The United Nation’s secretary-general’s special representative on disaster risk reduction warned, in an interview with the Guardian, that adaption and resilience from climate disasters needs to happen now.
While only a minority reach our headlines, at least one climate disaster event is happening each week, Mami Mizutori, the United Nation’s secretary-general’s special representative on disaster risk reduction has warned. These “lower-impact” events include droughts, cyclones, floods and hurricanes, and are occurring more frequently than media headlines suggest.
Mizutori emphasised that adapting to the climate crisis is an immediate problem, for which the response has to happen now: “This is not about the future, this is about today. People need to talk more about adaptation and resilience”.
“This is not a lot of money [in the context of infrastructure spending], but investors have not been doing enough. Resilience needs to become a commodity that people will pay for.”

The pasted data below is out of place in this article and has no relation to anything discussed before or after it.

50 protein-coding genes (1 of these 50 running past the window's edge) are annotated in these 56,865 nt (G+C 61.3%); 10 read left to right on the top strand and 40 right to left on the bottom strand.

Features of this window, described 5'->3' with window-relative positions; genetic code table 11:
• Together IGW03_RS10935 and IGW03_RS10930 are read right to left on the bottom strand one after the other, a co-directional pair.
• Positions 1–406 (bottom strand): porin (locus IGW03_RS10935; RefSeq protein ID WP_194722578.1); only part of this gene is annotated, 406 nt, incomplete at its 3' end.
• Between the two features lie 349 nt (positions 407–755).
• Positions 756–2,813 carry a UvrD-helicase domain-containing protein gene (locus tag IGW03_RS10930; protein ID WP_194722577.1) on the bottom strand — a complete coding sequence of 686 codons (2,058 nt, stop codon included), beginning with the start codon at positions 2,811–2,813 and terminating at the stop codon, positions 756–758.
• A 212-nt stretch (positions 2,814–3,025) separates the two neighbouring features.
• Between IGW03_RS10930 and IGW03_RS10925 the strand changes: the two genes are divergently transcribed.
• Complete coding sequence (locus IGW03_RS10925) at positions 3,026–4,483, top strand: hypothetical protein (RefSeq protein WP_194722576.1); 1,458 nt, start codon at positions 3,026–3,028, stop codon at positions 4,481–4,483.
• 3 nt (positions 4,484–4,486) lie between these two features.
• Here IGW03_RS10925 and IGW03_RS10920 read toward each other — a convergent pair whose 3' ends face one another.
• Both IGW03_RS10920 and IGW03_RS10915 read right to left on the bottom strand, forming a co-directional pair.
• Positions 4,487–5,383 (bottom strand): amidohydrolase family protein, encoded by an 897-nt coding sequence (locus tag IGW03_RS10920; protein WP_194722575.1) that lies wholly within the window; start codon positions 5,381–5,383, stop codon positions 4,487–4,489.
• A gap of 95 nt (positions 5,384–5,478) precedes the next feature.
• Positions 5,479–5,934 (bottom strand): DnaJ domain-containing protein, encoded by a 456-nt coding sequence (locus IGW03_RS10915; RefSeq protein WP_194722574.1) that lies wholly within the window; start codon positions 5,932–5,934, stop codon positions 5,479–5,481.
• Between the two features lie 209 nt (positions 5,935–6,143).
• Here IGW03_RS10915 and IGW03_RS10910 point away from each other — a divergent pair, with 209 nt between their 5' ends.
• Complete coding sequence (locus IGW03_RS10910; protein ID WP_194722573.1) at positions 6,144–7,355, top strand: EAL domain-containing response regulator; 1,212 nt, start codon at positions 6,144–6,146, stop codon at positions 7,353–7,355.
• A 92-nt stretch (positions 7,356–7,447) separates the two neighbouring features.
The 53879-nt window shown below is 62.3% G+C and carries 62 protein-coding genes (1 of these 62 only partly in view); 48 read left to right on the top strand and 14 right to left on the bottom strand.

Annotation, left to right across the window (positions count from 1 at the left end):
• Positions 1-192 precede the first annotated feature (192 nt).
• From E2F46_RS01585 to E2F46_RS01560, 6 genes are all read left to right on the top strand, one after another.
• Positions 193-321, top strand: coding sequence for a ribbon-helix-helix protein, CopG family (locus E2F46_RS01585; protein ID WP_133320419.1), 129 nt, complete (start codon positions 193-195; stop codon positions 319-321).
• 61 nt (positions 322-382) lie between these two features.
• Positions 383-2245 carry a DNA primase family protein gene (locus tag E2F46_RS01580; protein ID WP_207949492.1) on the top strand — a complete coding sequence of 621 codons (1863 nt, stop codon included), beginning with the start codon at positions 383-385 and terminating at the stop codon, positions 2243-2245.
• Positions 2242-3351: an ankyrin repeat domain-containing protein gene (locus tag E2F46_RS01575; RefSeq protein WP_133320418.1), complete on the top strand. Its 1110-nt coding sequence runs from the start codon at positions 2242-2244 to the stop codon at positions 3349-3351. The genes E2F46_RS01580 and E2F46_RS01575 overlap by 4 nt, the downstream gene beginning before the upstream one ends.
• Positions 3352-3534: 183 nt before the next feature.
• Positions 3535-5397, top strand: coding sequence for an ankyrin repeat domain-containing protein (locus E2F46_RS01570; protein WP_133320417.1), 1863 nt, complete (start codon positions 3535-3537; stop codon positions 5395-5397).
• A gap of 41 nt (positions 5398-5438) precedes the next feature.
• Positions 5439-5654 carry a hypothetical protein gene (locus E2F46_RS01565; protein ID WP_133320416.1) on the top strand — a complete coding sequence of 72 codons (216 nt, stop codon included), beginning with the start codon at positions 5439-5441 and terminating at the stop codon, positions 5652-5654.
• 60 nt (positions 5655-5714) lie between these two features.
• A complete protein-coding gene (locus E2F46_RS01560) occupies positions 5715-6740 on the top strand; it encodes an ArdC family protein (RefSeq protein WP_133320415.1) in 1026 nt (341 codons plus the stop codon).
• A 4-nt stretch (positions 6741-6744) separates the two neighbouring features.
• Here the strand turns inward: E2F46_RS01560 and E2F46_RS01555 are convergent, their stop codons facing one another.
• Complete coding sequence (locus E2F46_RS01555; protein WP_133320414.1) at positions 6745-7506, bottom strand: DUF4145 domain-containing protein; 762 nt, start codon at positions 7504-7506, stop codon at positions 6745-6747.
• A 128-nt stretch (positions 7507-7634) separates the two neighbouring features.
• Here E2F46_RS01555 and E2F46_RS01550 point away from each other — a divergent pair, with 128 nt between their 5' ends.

Annual costs of climate-related disasters have been estimated at $520 bn a year, while the costs of building protective infrastructure is only $2.7 tn in total over the next 20 years. Indeed, many of the lower-impact disasters could be preventable if populations had pre-disaster warnings, flood defences and emergency supplies if water in cases of drought.
Vulnerability extends across all continents, including higher-income countries, such as the California forest fires, as well as Europe’s multiple heatwaves in 2019. Although, different issues face lower-income countries; a primary issue Mizutori addressed was protecting those in informal settlements, particularly those without access to food, water, healthcare or places to resettle.
The World Health Organisation has estimated that between 2030 and 2050, the climate crisis is expected to cause 250,000 deaths per year, from heat stress, diarrhoea, malnutrition and malaria. In particular, lower-income countries without extensive health infrastructure will struggle to respond and will be disproportionately affected by climate disasters than in higher-income countries.
“We talk about a climate emergency and a climate crisis, but if we cannot confront this [issue of adapting to the effects] we will not survive,” Mizutori told the Guardian. “We need to look at the risks of not investing in resilience.”
Read the full Guardian article here.